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Film / Anamika

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Devendra (Sanjeev Kumar) is a writer and poet, who hates women due to a seriously unpleasant breakup in his past. When a mysterious woman wanders out in front of his American-made Cool Car, he very grudgingly takes her home...only to completely freak out when she claims she's his wife. His kindly uncle and the police both think that she has Identity Amnesia but Devendra thinks that she is a con artist Faking Amnesia for a Wounded Gazelle Gambit. But everyone insists that he take her in and treat her decently, so he (very very grudgingly) does. Over time, he becomes attracted to the warmth and optimism of this mysterious woman, whom he calls Anamika (which means "unnamed" in Sanskrit, but has a subtext of "without a destiny" or "one who makes her own destiny"). Meanwhile, people occasionally stalk and attack her, and he has to protect her. He continues to investigate her background, with increasingly unpleasant results, until the point where it really looks like she's a former prostitute and a con artist, and is definitely Faking Amnesia. But once again, is Anamika truly what she seems?


The romance/thriller Anamika was a fairly major hit in its time and one of the songs was quoted in Kal Ho Naa Ho.

This film contains examples of:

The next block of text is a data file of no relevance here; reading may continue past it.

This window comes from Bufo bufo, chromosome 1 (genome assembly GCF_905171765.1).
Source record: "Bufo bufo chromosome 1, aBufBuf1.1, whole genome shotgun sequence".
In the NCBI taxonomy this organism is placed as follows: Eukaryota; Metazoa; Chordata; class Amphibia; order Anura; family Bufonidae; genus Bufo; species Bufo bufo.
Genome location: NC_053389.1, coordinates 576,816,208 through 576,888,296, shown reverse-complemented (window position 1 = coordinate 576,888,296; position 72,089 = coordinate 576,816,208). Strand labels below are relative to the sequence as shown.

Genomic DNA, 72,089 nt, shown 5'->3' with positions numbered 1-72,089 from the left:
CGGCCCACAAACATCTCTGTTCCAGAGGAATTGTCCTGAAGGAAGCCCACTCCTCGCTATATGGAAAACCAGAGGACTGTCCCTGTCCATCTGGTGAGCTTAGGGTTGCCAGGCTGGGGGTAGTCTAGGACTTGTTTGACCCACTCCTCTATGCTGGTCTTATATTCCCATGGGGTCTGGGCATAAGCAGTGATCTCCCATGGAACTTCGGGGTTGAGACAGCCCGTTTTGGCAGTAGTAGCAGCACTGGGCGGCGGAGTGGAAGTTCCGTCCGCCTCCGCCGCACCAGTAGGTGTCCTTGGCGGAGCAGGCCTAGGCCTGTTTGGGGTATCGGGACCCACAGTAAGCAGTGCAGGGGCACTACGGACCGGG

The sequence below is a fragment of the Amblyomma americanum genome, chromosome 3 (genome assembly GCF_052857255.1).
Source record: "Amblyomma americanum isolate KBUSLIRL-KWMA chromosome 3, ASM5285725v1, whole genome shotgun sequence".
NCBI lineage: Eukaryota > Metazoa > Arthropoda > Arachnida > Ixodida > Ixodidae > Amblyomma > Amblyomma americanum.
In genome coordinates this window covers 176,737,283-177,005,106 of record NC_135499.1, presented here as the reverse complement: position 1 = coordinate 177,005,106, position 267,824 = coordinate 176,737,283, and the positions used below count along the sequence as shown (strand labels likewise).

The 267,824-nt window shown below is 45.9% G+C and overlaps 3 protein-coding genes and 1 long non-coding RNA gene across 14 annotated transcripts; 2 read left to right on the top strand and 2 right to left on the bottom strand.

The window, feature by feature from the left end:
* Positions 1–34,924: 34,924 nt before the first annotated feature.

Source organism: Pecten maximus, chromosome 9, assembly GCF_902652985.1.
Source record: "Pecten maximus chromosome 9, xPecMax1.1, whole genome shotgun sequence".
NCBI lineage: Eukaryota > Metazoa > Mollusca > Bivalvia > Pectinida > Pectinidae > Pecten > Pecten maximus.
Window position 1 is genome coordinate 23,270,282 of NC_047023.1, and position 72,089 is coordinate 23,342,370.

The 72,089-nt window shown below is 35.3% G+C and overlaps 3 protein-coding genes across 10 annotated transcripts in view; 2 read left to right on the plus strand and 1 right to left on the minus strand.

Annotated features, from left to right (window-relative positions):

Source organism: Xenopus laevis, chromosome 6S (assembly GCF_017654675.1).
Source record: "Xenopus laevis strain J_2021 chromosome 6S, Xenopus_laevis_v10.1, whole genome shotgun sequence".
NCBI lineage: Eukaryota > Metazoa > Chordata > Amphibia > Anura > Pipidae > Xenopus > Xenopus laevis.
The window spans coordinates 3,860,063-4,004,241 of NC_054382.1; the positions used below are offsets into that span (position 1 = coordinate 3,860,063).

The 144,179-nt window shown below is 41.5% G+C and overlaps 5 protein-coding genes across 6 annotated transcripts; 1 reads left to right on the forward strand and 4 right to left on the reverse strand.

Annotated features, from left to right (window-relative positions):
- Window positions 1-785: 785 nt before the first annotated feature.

• Ascended Fangirl: it seems that Anamika was a fan of Devendra's books.
  • Faking Amnesia: most of the plot hinges on whether this trope or Identity Amnesia applies to the heroine.
  • Freudian Excuse: Devendra's previous bad experience in a romantic relationship is implied to be this.
  • I Love You Because I Can't Control You: when the real villain is revealed in the second half, his attitude towards Anamika has elements of this.
  • Malicious Slander: what leads to Devendra believing that Anamika is a former prostitute.
  • Meaningful Name: Devendra gives the mysterious woman the name "Anamika," which means "Nameless" or "Unknown" in Sanskrit but carries a subtext of "one without a destiny" or "one who makes her own destiny."
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  • Plucky Girl: Anamika. She's no Action Girl, but she remains fun and upbeat in difficult situations. She's strong enough to stand up to the villain (and to her love interest), and she's smart enough to know when to beat feet and when to call the police.
  • Title Drop
  • What the Hell, Hero?: the supporting characters do this to Devendra several times.
  • Wounded Gazelle Gambit: What Devendra thinks Anamika is doing initially.
  • Wrong Genre Savvy: Devendra's suspicions of Anamika might be more justified if he were living in a Femme Fatale-infested Film Noir rather than a Bollywood romantic thriller starring an actress famous for her likable girl-next-door characters.


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